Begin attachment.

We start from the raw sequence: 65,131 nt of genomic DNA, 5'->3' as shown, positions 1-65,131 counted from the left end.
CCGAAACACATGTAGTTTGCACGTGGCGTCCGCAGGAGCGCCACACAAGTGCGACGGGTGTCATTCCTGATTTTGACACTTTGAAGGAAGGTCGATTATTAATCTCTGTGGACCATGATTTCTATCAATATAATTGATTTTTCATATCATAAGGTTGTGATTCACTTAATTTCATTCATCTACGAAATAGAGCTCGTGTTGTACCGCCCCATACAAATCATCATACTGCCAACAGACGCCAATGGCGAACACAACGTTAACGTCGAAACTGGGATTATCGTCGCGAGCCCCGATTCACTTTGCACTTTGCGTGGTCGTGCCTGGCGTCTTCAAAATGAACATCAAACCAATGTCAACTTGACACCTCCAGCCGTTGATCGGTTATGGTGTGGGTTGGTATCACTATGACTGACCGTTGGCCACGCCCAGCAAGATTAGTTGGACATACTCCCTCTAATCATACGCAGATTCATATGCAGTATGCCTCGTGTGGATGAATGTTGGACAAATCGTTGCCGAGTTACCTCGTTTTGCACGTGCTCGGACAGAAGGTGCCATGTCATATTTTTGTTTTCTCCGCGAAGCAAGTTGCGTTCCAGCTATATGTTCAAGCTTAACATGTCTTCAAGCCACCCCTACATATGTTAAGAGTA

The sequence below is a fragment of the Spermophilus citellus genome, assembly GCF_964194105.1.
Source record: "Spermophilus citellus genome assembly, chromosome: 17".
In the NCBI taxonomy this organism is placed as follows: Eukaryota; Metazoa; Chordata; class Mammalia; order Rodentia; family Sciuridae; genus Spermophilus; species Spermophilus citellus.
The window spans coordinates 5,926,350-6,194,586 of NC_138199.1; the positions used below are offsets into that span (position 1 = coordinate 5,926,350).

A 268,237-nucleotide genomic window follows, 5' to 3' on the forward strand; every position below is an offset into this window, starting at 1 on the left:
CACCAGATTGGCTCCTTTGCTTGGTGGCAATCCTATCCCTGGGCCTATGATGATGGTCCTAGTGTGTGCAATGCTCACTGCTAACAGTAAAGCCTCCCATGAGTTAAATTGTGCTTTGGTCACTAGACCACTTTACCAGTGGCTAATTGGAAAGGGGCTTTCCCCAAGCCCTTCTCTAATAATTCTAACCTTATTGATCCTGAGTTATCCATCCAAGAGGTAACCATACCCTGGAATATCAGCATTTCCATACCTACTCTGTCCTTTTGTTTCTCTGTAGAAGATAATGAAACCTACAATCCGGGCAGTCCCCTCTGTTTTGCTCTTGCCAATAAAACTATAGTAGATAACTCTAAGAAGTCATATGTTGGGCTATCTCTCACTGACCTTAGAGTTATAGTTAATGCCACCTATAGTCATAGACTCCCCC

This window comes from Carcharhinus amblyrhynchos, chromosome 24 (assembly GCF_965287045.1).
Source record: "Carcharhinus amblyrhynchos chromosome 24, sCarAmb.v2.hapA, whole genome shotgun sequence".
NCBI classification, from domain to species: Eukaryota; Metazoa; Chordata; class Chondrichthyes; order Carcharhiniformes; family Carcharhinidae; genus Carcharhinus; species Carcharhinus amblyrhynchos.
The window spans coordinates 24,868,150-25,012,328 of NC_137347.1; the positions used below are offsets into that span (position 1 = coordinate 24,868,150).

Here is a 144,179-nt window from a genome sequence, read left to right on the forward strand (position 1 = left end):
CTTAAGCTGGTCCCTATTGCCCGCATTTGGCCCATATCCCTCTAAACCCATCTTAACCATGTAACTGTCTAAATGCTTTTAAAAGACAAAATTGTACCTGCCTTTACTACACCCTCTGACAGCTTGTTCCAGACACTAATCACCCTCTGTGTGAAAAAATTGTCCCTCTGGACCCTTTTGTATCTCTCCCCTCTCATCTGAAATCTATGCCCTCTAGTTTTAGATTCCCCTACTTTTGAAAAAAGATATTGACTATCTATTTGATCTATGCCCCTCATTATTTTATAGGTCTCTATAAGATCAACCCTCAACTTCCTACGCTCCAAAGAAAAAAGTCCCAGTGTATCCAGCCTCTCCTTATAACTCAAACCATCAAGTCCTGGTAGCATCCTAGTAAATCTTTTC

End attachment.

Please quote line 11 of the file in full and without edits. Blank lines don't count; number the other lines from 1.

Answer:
NCBI classification, from domain to species: Eukaryota; Metazoa; Chordata; class Chondrichthyes; order Carcharhiniformes; family Carcharhinidae; genus Carcharhinus; species Carcharhinus amblyrhynchos.